In the 2015 Budget, the OBR estimated that the incumbent coalition’s fiscal plans would tighten policy by 5% of GDP over five years. This would put the debt-to-GDP ratio on a downward trend, falling to 81.4% in 2019-2020 from 88.8% in 2015-2016, and would turn the cyclically adjusted current balance from a deficit of 2.2% of GDP into a surplus of 2.1% of GDP in 2019-2020. These plans are in excess of the Charter for Budget Responsibility (CBR) targets, which only require a zero cyclically adjusted current balance deficit, not a large surplus.
The main difference between the three main parties over fiscal policy would likely rest with the size, the pace of the consolidation and the composition of the expenditure cuts and increases in taxes. The Conservatives have pledged to eliminate the deficit by 2018-2019, largely through departmental spending cuts and welfare spending reductions with no major tax hikes. Labour and the Liberal Democrats have also committed to fiscal consolidation and aim to meet the CBR targets, but not to over-achieve.
Labour, in particular, advocated a fiscally neutral mix of a higher tax burden (imposing a tax on expensive properties, raising the top rate of income tax, and increasing the tax on the banking sector) and additional spending. The Labour plan may translate into a target for a cyclically adjusted current surplus of 0.5% of GDP, consistent with the CBR targets, allowing for extra spending from 2017-2018 onwards versus the Budget plans. As a result, a Labour-led government would need to tighten fiscal policy by 2.5% to 3% of GDP in the first three years after the election (similar to the coalition’s current plans), with a neutral stance thereafter.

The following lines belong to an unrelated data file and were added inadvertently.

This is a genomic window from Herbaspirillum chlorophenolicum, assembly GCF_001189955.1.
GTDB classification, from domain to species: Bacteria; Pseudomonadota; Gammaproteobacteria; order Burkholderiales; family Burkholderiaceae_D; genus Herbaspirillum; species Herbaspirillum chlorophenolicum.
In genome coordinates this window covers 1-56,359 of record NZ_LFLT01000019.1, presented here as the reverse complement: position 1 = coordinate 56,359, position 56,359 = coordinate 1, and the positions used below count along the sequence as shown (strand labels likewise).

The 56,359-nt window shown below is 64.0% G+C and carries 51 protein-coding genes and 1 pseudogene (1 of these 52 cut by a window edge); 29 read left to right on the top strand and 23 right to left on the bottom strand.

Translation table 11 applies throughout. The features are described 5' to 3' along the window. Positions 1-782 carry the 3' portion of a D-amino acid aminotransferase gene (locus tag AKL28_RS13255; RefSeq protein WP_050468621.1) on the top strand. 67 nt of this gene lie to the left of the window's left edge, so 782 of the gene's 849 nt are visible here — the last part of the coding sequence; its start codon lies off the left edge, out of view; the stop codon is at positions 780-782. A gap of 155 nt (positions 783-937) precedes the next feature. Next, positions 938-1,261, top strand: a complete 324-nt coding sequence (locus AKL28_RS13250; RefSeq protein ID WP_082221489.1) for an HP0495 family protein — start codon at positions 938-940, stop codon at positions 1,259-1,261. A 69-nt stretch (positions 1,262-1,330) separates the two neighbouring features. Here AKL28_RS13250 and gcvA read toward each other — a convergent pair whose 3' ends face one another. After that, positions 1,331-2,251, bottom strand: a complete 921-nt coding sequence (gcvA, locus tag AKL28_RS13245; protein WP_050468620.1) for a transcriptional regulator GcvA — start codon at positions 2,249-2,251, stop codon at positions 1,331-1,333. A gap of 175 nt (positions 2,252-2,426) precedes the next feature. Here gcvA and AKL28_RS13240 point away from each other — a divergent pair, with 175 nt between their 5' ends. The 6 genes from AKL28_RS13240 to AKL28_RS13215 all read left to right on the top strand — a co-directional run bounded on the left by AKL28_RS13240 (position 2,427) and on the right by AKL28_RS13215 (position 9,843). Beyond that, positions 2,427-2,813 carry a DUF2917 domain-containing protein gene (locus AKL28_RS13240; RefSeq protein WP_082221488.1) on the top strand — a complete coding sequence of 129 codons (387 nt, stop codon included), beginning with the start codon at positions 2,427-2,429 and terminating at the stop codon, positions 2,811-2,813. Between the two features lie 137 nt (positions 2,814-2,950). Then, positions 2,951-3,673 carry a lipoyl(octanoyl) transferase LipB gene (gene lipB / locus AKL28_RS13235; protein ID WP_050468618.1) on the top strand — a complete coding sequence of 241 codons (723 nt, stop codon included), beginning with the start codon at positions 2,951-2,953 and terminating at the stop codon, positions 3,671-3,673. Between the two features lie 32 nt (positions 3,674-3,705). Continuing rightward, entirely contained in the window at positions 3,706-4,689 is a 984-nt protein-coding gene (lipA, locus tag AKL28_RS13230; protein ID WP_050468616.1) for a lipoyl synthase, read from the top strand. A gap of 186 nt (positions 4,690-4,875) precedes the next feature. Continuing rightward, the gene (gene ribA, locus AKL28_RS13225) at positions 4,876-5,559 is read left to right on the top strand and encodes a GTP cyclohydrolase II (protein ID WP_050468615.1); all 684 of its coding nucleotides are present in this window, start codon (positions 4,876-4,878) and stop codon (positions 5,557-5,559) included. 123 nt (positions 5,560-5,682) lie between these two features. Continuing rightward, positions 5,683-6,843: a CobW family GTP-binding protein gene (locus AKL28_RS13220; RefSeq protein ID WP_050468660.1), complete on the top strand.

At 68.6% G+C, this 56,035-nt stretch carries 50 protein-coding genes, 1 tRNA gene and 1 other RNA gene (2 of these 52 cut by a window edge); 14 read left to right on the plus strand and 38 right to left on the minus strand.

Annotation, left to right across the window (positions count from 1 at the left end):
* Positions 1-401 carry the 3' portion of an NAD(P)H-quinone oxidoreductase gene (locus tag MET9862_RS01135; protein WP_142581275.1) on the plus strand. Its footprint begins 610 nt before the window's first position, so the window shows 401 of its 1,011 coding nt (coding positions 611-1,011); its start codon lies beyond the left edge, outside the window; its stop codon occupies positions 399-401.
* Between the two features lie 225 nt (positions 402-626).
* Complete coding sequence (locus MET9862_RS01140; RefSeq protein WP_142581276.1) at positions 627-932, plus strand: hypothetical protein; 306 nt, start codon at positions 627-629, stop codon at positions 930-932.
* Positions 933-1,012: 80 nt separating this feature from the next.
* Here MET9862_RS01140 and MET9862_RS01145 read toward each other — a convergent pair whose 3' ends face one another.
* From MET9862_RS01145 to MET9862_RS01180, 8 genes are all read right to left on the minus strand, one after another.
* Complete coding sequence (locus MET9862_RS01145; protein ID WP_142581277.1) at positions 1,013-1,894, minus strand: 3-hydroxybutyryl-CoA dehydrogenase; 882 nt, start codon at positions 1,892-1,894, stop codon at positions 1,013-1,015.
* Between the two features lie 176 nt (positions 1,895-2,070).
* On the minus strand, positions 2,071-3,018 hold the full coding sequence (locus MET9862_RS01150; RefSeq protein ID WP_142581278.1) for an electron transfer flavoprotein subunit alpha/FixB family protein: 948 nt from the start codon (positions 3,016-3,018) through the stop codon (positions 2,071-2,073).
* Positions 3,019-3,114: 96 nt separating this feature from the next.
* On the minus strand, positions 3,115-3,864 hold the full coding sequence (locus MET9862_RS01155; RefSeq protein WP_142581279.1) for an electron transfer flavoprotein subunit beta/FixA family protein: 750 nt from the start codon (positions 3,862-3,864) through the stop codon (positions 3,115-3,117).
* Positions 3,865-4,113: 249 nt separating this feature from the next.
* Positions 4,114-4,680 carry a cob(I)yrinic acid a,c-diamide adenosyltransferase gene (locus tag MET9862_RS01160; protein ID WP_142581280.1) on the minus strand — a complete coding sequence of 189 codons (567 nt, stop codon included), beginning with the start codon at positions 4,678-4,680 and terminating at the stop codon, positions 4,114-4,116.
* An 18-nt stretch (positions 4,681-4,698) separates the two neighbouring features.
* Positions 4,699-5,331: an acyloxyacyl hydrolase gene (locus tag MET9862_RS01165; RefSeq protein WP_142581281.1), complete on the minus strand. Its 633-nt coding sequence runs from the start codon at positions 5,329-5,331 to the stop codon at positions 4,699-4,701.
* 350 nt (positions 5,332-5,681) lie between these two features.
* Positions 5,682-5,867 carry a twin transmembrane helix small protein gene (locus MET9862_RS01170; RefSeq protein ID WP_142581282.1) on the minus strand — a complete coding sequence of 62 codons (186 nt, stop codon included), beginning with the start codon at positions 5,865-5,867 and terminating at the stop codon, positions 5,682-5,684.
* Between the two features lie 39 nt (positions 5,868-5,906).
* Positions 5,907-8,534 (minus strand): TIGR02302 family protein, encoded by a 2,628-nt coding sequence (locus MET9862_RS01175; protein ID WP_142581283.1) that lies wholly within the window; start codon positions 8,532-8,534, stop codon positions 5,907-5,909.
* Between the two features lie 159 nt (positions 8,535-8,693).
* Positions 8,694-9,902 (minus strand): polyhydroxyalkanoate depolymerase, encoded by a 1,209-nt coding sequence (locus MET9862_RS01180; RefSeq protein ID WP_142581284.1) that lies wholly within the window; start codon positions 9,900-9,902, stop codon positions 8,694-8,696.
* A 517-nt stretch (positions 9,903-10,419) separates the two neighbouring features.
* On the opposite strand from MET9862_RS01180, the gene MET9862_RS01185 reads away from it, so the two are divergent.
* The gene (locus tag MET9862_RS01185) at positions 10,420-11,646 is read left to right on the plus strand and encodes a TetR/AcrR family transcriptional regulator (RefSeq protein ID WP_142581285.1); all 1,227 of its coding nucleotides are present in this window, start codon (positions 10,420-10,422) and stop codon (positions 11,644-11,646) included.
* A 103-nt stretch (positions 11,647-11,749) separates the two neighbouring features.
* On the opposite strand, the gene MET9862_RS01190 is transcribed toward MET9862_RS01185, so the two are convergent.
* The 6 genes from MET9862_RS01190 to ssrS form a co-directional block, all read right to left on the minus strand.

An election outcome that results in a greater role for the SNP in the UK government could well renew concerns about the potential for a break-up of the UK. An increased SNP role could embolden those who favour independence for Scotland. At the same time, it could exacerbate unease in England over the role of Scottish MPs in governing English affairs and the perceived fiscal impact of devolution. Over time, such pressure coming from both sides could put more momentum behind Scottish independence.
Moreover, discussion of EU membership could exacerbate such tensions.
A Conservative-led majority government would raise the risk of an eventual departure from the EU because it would be committed to hold a referendum by the end of 2017. Whether the referendum yields a yes or no vote will crucially depend on how a Conservative-led government manages to renegotiate conditions of the UK’s membership in a number of policy areas prior to the referendum. These include: enhancing competitiveness through less regulation, policy flexibility through opt-out rules, returning power to member states, and immigration policy changes. If renegotiations are successful, the government could present the results to the British electorate and support continued membership of the EU.
Over the medium-term, the repercussions for the UK from leaving the EU would partly hinge on what alternative trade agreements the UK could negotiate bilaterally with the EU. With the UK importing more from the EU than it exports, and UK GDP worth 14% of total European GDP, DBRS expects that the UK would succeed in negotiating a new settlement that replicates at least part of current trade arrangements. However, not reaching such a settlement would adversely impact business investment and growth prospects with potentially negative implications for DBRS’ sovereign ratings on the UK.